An Open Letter

We were saddened  to find this letter pinned to the wall of Livvi’s Place Five Dock:


It is wonderful that so many different people come to this park to enjoy the marvellous facilities. And it’s fenced! (I can’t even entertain the idea of taking my child to a park which is not fenced). Whole families, parties, single parents with children connecting with others a real sense of community and belonging.

You may not know that many children who come here are living with disabilities. This park was designed with special needs of all kinds in mind. Some disabilities are not visible at first impression; intellectual, sensory or other neurological disorders do not require a wheelchair or walking aids. A child may not have grommets to assist with hearing or glasses to assist with seeing. It may not be obvious that a child has a disability until we see how they behave or respond (or don’t) towards other children or even to their own name.

It is beneficial and even important for socially impaired children to witness how typically developing children play, even if they don’t participate, it brings a sense of belonging and eventually after many occasions of witnessing purposeful play children with neurological and or intellectual disabilities can learn to also play purposefully. Typically developing children can also benefit from playing near or with children with disabilities as it teaches them empathy and to appreciate their own skills, whatever they may be, not to take for granted, for example the fact that they can actually use a scooter or have a conversation with a friend, or even play make believe pirates with Mum and Dad.

My son is four and has autism. He has also severe developmental delays, mostly mental and emotional. He cannot talk and rarely plays with the equipment here, at least not the way a typically developing child would. He does, however, love to come here. It is the highlight of his week because he attends special programs during the week which try to control his erratic behaviours, teach him to communicate via alternative means, teach him to sit in a group or sit at a desk, tasks he finds extremely challenging, frustrating and restrictive, often making him anxious to the point of vomiting. When he comes to this park he is allowed to be free to play, however play looks to him. Sometimes this means standing under a tree tossing leaves in the air and watching how they fall. This brings him immeasurable joy. He is told all week that he cannot throw objects. Repeatedly, over and over, his teachers, therapists and myself are on his case. When he does this he finds it so exciting he wants to share it with others but I encourage him to “play” far away from other people as possible. Another way he plays is to run around the park in circles admiring his hand or an object or a leaf. it is wonderful to see him happy for a change. His emotional and intellectual age is that of a 10-12 month old and has not learned to be defensive or naughty. He does, however have feelings and many many thoughts which overwhelm him easily. Often these feeling or thoughts come to him 20 minutes or even hours later as he has long processing delays. So he may never respond at the time, but takes it all in. Most nights he doesn’t sleep, dealing with the days anxieties for hours at a time during frequent night wakings; lasting one to three hours. I feel as alienated as he does at times as other parents avoid me as well as my son. Being sleep deprived as I am from consoling him and making sure he doesn’t trash the house during the night, my emotions run deep.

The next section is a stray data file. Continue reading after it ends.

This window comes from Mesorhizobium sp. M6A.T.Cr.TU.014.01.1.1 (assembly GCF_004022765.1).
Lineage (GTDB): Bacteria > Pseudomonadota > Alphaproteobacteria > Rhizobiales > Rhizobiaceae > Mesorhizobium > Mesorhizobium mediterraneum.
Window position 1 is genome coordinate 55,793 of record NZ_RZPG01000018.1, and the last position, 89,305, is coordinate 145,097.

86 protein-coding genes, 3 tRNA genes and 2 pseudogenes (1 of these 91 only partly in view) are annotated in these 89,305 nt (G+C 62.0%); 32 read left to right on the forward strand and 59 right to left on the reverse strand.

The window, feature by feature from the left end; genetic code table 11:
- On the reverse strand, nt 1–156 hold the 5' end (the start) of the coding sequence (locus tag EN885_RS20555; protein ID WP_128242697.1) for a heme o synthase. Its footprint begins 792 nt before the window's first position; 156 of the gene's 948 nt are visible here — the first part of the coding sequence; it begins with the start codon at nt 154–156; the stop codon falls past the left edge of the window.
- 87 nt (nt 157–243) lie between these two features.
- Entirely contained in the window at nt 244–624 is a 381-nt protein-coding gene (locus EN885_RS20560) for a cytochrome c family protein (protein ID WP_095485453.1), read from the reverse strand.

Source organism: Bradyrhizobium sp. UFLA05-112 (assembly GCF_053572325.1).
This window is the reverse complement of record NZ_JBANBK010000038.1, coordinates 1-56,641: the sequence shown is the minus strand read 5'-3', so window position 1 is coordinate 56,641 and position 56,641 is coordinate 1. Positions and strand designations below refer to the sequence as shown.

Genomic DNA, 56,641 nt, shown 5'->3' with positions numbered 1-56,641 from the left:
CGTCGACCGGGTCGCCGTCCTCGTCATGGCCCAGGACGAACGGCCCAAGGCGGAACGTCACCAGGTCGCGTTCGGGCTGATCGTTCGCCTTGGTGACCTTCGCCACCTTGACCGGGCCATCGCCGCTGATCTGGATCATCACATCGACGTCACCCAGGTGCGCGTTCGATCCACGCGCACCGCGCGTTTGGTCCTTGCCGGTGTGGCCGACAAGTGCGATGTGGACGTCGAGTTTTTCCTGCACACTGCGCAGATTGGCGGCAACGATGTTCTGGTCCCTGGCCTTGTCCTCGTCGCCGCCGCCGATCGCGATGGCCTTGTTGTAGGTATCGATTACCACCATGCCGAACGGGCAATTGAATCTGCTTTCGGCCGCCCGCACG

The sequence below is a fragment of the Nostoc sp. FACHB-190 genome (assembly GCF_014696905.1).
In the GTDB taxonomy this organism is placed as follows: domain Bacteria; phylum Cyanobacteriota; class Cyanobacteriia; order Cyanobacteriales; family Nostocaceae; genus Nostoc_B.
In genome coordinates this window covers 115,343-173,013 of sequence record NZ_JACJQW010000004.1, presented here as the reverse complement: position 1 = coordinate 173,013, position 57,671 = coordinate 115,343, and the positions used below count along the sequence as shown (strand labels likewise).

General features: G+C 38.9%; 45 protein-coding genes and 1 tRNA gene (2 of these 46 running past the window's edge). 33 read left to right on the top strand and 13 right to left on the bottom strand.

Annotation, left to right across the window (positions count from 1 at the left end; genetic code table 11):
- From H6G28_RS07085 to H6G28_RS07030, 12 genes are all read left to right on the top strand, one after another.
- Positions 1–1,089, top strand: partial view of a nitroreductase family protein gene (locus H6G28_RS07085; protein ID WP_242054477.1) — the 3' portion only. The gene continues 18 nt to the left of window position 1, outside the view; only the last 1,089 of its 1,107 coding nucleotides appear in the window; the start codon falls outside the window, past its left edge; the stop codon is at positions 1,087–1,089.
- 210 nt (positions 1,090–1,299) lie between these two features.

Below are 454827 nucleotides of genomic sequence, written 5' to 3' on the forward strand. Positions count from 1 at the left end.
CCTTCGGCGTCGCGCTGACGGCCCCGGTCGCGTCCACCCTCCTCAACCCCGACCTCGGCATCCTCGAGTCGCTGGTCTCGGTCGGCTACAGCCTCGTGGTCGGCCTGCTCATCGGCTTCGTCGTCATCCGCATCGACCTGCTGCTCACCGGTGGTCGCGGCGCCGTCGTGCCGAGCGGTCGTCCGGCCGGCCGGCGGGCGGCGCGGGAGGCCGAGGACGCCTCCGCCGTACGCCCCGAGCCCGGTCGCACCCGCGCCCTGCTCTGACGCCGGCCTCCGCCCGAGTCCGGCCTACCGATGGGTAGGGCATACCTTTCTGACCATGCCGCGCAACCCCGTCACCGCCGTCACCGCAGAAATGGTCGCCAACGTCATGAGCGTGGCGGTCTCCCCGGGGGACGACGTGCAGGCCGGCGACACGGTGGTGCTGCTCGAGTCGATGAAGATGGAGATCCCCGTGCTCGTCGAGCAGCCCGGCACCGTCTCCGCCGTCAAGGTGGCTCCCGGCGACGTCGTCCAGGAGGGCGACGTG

I am disgusted when my son who is minding his own business playing by himself, is approached by another child, younger or older, and is chastised or even kicked and hit repeatedly for the way he is playing. The parents often just watch without reprimand. It breaks his heart as well as mine. We live in such a diverse society and we teach our children to accept other people of different cultures, religions, socioeconomic backgrounds … what about various disabilities? Please prepare your children when coming to a park that accommodates special needs and tell them that not all kids are the same. They don’t have to play with or talk to the kids with disabilities, but if they don’t like how kids with disabilities play they should not be going out of their way to harass and assault them… if they do, then why on earth would you not teach your child that this behaviour is unacceptable, just as I teach my intellectually handicapped son not to engage in play near where he might affect other people? I don’t come here with my son to relax. I come here to teach him how to be around other people. It’s hard work. I would rather be at home, but it is my son’s right to access the community and learn to live within it, especially as that is what will be expected of him as he grows. It’s a long and tiresome and thankless journey… but I am brought to new levels of grief when a child half my sons age comes halfway across the park just to give my son an earful and a beating.

To the sweet children (and the parents who raise them) who actually attempted to talk to, play with or share your food or party bag with my son, I am overwhelmed with sincere thanks, so few of you as there are: it gives me great hope for a future world my son will live in. I am only sorry he was not capable of finding a way of responding or engaging with you himself. I can tell he appreciate it in his own unique way.

Thank you. Enjoy your day.